Observational Study
Copyright ©The Author(s) 2016. Published by Baishideng Publishing Group Inc. All rights reserved.
World J Hepatol. Dec 28, 2016; 8(36): 1623-1628
Published online Dec 28, 2016. doi: 10.4254/wjh.v8.i36.1623
Prevalence of significant liver disease in human immunodeficiency virus-infected patients exposed to Didanosine: A cross sectional study
Sarah Logan, Alison Rodger, Laura Maynard-Smith, James O’Beirne, Thomas Fernandez, Filippo Ferro, Colette Smith, Sanjay Bhagani
Sarah Logan, Alison Rodger, Laura Maynard-Smith, Thomas Fernandez, Filippo Ferro, Sanjay Bhagani, the Ian Charleson Day Centre, Ground Floor, Royal Free London NHS Foundation Trust, London NW3 2PF, United Kingdom
Alison Rodger, Colette Smith, Research Department of Infection and Population Health, University College London, London NW3 2PF, United Kingdom
James O’Beirne, Department of Hepatology, Nambour General Hospital, Sunshine Coast Hospital and Health Service, Nambour, Queensland 4560, Australia
Author contributions: Logan S, Rodger A, O’Beirne J, Smith C and Bhagani S contributed to study conception and design; Logan S, Maynard-Smith L, Fernandez T and Ferro F contributed to data acquisition; Logan S, Rodger A, Smith C and Bhagani S analysed and interpreted the data; Logan S and Rodger A wrote the article; O’Beirne J and Bhagani S contributed to editing reviewing; all authors gave final approval of the manuscript.
Supported by The British HIV Association Research Award 2009-£7800 in total awarded.
Institutional review board statement: The study was reviewed and approved by the NHS/HSC Research Ethics Committee in North West London. The reference number is 10/H0720/54.
Informed consent statement: All study participants provided their informed consent in writing prior to study enrollment.
Conflict-of-interest statement: None of the authors has any conflict of interest to declare.
Data sharing statement: In order to avoid deductive disclosure of confidential information in patents with HIV, individual level patient data will not be available. Please contact the authors directly if you wish to discuss access to the data.
Open-Access: This article is an open-access article which was selected by an in-house editor and fully peer-reviewed by external reviewers. It is distributed in accordance with the Creative Commons Attribution Non Commercial (CC BY-NC 4.0) license, which permits others to distribute, remix, adapt, build upon this work non-commercially, and license their derivative works on different terms, provided the original work is properly cited and the use is non-commercial. See: http://creativecommons.org/licenses/by-nc/4.0/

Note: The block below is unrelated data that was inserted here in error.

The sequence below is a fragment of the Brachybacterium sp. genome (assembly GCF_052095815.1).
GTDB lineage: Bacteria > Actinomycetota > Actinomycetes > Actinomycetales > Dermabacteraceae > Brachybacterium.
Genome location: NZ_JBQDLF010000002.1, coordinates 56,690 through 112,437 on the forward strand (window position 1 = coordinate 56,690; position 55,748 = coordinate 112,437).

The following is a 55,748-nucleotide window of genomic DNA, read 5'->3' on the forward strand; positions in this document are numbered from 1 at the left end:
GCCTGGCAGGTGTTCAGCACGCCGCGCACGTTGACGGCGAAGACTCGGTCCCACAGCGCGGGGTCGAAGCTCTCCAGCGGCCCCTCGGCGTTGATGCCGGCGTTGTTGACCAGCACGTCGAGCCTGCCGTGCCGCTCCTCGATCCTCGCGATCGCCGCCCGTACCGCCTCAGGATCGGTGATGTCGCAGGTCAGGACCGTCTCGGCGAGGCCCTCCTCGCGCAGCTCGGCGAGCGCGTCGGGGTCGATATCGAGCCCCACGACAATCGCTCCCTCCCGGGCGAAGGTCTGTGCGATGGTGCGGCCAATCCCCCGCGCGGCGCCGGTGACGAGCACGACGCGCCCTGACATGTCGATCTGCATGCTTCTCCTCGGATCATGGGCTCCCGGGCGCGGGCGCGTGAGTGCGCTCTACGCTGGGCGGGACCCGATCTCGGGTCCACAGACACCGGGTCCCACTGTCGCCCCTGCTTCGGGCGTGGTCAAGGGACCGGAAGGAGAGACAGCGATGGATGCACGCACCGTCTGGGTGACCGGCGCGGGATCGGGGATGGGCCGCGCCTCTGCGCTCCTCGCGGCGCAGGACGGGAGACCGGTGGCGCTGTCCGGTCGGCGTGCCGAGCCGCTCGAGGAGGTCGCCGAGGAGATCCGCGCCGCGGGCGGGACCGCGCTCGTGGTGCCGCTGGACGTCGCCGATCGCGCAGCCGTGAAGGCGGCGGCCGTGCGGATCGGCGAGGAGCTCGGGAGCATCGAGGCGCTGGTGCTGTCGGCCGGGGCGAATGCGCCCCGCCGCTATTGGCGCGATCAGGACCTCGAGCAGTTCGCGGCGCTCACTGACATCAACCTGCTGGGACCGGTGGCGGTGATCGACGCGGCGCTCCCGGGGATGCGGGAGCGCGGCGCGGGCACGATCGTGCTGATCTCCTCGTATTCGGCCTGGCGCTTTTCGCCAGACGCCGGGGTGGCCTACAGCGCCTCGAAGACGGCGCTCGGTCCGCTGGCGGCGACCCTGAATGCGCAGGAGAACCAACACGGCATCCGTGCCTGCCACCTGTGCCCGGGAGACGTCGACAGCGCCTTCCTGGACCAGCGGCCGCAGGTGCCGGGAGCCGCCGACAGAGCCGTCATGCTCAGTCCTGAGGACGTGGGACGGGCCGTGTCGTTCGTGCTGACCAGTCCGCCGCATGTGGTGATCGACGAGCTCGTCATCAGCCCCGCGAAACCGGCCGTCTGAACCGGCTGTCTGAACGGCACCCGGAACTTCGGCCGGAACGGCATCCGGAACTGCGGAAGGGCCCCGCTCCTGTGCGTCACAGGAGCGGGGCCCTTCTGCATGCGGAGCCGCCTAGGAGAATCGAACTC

Correspondence to: Dr. Sanjay Bhagani, Consultant in Infectious Diseases and HIV Medicine, the Ian Charleson Day Centre, Ground Floor, Royal Free London NHS Foundation Trust, Rowland Hill Street, London NW3 2PF, United Kingdom. s.bhagani@nhs.net
Telephone: +44-207-7940500 Fax: +44-207-4726558
Received: June 30, 2016
Peer-review started: July 3, 2016
First decision: August 5, 2016
Revised: September 16, 2016
Accepted: November 1, 2016
Article in press: November 2, 2016
Published online: December 28, 2016
Core Tip

Core tip: Human immunodeficiency virus positive patients are at increased risk of liver disease. The aetiology is often multifactorial and includes exposure to antiretroviral therapy. We used a simple screening strategy based on transient elastography, liver enzymes and ultrasound scan to identify that 2% of asymptomatic patients exposed to Didanosine in a clinical cohort had undiagnosed nodular regenerative hyperplasia. A further 6% had undiagnosed steatosis. Implementation of a screening strategy enables identification of liver disease and initiation of earlier targeted interventions in this high-risk group.